How to Run More Efficiently

How can you become a more efficient runner at races?

How can you become a more efficient runner at races?

Many people think that the secret to becoming a more powerful and efficient distance runner is to train harder and for longer sessions. But such views may be misguided, because even though it works for the short term and may help you to reduce up to several minutes off your personal best timings, such a tactic may eventually lead to fatigue, overtraining and injuries, in the long term.

So then, how do you become a more efficient and powerful runner? Here are some useful tips.

Slow down when you do your long runs

There is no need to feel that you are racing against the clock during your long training runs. Your main objective is to clock up distance – not to complete the run in record timing. So don’t be scared to do these long runs at a slower pace and at a lower intensity than usual.

By running at a slower pace, a different part of your body is being exercised. Fast running will give the heart and lungs a good workout. But when you run slower, you will be putting more pressure on your muscles than the heart and lungs. Eventually though, it will benefit the muscles and make them stronger.

Do hill workouts

Using hills as part of your training regime is great to improve yourself as a runner. This is because hill workouts will add more resistance and intensity to your training, and when you run on flat ground during the races, you will therefore find it a lot easier.

Doing hill workouts on a gym treadmill is also good. Simply crank up the incline of the treadmill to as high as you can manage. Over time and with more practice at this, you will find that you are able to crank up the incline high enough to do proper “hill” workouts.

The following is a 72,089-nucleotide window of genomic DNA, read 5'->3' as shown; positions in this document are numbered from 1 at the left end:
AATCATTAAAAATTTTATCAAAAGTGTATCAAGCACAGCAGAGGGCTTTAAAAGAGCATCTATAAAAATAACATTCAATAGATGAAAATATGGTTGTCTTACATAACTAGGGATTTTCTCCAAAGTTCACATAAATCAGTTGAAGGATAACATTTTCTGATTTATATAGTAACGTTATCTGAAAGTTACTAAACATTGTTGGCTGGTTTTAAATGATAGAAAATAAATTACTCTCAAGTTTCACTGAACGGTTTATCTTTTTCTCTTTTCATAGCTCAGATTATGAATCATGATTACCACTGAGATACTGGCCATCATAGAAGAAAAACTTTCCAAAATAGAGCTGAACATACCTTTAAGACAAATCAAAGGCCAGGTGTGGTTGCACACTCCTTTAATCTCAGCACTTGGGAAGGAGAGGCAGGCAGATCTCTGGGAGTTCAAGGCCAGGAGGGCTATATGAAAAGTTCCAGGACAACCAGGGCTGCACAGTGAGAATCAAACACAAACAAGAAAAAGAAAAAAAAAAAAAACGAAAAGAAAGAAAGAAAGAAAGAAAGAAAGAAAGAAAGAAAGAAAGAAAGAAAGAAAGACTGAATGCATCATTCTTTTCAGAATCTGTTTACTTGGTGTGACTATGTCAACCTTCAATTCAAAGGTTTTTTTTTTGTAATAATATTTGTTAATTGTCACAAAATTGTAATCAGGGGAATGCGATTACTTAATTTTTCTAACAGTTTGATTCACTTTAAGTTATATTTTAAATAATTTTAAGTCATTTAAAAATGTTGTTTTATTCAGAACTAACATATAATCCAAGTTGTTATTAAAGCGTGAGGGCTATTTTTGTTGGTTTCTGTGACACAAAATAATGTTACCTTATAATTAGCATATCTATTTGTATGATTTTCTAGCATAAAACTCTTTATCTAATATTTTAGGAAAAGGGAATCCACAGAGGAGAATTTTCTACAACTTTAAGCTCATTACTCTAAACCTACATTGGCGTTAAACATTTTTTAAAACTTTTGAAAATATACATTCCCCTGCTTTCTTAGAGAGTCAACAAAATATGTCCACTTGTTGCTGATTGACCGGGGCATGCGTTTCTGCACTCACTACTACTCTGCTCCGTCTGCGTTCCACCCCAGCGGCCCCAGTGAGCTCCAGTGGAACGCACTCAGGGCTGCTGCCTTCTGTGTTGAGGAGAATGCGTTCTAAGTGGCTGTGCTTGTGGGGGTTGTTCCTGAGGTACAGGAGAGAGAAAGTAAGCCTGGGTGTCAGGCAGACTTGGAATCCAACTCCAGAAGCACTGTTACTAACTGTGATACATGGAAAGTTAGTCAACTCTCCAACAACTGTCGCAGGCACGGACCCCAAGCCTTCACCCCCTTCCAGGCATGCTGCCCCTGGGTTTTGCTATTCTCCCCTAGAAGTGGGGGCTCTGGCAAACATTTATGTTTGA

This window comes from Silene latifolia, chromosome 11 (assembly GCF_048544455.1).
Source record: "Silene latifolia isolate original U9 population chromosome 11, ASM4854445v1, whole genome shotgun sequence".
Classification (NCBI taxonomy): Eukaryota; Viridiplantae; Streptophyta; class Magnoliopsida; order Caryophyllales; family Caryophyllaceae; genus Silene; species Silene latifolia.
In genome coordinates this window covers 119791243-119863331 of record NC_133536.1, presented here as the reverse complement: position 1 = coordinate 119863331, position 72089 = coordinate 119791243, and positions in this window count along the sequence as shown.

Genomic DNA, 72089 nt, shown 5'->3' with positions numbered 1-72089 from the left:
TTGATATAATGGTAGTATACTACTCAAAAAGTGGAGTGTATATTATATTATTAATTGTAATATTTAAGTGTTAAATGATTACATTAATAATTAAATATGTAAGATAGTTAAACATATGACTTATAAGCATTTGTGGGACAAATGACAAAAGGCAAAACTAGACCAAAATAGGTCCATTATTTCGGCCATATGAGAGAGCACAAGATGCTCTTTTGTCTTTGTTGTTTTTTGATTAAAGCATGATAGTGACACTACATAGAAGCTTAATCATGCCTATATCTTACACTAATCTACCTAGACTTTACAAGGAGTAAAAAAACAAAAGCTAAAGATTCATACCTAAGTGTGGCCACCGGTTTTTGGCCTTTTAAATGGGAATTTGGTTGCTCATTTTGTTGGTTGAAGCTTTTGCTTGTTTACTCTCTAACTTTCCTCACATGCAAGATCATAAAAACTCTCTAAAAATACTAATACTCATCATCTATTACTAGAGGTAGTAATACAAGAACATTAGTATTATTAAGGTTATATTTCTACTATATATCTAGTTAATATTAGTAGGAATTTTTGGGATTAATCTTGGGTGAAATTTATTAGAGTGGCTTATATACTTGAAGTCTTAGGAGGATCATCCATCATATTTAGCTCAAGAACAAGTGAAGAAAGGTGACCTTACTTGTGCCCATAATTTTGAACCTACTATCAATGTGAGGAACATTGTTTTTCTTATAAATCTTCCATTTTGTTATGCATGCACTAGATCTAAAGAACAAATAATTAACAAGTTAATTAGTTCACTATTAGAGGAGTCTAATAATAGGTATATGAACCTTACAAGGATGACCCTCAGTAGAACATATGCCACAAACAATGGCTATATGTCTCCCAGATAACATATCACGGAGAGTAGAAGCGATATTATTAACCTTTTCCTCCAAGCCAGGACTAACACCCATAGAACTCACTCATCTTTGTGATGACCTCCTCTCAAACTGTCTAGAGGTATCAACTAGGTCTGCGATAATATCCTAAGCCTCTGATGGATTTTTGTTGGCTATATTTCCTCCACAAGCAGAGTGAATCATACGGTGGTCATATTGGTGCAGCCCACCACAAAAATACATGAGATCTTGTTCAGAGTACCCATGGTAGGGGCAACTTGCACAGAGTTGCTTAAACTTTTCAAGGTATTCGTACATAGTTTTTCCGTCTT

Give yourself enough recovery time

Many runners make the mistake of not giving themselves enough time to recover after a long run or a hard training session. Do not make this error if you want to become a stronger runner.

After a hard session, give yourself a day or two of rest before you go out again for your next training session. This is because your heart and muscles need to rebuild after a hard session. Over time, you will find that your muscles get stronger and so you will then become much better at running.

If you insist on going out to exercise the day after a hard workout or a race, make sure that it is an easy session. For example, you could do an easy run or a relaxing swim in the pool. But do not try anything too strenuous or you may only end up getting injured.

By not having enough breaks between your long running sessions, you will not be able to improve – and you may find yourself getting weaker and not stronger, due to a lack of recovery time in between sessions.

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